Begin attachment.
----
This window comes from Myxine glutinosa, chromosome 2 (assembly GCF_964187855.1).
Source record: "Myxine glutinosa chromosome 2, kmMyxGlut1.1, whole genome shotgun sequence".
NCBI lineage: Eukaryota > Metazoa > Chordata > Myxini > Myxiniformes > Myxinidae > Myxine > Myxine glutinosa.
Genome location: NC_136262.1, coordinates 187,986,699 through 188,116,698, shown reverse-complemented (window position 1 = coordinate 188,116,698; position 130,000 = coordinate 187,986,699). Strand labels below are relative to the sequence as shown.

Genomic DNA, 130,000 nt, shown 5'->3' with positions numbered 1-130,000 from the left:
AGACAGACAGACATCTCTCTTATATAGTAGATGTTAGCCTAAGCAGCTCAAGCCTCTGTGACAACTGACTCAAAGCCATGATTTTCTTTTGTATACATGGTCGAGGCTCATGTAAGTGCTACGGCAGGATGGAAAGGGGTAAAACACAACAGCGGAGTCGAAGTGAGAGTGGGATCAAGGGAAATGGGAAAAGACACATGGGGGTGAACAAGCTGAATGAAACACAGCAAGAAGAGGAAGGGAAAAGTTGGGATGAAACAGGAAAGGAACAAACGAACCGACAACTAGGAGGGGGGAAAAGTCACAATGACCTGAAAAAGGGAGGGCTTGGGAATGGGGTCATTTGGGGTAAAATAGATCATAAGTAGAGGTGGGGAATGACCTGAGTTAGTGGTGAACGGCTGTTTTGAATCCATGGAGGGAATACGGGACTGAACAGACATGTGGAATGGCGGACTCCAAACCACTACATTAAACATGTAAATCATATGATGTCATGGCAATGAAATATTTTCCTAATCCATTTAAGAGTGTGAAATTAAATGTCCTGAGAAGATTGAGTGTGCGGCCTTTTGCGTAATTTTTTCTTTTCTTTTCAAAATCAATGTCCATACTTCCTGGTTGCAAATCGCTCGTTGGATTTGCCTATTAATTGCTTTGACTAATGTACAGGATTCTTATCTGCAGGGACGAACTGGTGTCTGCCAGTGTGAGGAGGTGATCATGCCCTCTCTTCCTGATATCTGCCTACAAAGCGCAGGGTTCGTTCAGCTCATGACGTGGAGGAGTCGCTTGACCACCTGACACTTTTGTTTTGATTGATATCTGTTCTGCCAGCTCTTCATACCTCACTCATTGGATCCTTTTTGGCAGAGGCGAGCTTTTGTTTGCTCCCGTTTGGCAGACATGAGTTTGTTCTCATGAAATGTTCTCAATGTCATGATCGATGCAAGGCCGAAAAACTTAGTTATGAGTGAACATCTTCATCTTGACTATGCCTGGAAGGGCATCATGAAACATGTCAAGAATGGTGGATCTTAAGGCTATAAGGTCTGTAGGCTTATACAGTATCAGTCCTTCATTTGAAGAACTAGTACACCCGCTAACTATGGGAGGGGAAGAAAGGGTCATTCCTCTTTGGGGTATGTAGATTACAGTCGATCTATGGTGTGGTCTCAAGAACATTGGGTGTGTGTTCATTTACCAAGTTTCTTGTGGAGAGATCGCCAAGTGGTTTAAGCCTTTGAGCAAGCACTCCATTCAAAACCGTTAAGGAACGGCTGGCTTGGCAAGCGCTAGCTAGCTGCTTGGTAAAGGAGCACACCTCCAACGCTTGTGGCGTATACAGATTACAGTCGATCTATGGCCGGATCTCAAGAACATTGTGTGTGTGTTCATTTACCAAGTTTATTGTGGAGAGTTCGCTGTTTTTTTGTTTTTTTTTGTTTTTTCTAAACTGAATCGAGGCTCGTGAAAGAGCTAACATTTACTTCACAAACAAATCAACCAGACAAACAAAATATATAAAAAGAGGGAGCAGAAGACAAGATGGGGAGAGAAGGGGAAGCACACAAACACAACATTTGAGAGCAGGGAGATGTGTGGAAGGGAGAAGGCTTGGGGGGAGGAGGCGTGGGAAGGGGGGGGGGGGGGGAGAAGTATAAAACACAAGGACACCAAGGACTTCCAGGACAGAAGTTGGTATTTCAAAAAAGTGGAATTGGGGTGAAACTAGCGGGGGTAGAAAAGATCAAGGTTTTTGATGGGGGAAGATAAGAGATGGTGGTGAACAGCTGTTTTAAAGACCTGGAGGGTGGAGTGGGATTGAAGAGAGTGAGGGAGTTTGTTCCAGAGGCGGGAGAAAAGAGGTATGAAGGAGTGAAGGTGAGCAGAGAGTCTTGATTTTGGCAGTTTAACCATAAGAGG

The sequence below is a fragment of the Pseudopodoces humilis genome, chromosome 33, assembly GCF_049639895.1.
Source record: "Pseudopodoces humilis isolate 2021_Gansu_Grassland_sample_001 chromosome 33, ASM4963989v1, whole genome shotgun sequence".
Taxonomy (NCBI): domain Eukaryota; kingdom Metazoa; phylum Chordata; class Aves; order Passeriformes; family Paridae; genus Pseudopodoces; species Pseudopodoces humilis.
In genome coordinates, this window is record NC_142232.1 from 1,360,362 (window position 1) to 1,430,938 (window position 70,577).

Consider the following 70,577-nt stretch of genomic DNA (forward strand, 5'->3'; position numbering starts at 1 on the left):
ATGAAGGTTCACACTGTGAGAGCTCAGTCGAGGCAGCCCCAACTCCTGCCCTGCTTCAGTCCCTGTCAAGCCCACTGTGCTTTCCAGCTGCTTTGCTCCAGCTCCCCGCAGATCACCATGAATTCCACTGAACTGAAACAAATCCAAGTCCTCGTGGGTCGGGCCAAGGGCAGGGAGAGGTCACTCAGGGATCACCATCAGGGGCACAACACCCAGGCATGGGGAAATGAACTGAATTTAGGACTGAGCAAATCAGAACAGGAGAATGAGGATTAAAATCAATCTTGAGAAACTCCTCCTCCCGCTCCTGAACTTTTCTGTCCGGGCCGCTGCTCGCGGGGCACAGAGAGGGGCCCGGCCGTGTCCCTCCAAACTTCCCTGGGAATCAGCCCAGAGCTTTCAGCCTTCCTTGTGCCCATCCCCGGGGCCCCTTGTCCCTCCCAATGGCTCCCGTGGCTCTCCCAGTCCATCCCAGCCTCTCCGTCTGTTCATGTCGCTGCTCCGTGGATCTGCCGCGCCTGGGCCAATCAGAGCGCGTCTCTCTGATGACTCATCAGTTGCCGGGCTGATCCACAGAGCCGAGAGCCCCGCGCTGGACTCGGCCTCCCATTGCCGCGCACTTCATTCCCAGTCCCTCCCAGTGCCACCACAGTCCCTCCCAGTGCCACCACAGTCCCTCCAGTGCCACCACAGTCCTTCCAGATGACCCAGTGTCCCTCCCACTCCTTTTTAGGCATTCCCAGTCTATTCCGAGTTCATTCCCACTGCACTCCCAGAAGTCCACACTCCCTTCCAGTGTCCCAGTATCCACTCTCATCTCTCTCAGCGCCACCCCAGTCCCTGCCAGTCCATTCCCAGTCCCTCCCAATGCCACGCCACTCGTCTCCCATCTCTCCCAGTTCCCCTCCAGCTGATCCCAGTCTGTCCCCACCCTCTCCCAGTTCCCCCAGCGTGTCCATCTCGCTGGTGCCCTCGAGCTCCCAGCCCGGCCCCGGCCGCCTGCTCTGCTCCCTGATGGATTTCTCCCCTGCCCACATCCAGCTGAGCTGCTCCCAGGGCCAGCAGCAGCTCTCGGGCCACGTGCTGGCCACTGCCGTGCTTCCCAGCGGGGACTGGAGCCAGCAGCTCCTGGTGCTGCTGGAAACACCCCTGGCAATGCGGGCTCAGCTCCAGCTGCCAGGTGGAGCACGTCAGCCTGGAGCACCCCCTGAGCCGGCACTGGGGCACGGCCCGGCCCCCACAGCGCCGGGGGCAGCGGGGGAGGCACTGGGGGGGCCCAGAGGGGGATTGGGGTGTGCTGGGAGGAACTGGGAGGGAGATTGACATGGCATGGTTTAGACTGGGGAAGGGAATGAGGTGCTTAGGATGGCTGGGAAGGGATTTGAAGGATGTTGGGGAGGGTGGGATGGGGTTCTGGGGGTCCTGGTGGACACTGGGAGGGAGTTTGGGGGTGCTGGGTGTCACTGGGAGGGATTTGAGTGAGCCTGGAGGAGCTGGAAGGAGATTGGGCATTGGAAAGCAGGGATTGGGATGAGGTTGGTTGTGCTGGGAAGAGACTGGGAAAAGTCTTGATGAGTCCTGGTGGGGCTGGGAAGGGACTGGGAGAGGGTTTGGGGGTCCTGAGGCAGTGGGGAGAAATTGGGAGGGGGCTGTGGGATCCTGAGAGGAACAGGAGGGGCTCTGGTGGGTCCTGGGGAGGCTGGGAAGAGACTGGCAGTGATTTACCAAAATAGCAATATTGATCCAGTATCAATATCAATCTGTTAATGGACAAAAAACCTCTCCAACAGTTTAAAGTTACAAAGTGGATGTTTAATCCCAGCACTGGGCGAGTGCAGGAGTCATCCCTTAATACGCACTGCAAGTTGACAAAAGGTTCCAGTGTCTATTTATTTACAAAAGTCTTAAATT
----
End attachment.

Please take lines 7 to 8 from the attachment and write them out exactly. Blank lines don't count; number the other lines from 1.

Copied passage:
The sequence below is a fragment of the Pseudopodoces humilis genome, chromosome 33, assembly GCF_049639895.1.
Source record: "Pseudopodoces humilis isolate 2021_Gansu_Grassland_sample_001 chromosome 33, ASM4963989v1, whole genome shotgun sequence".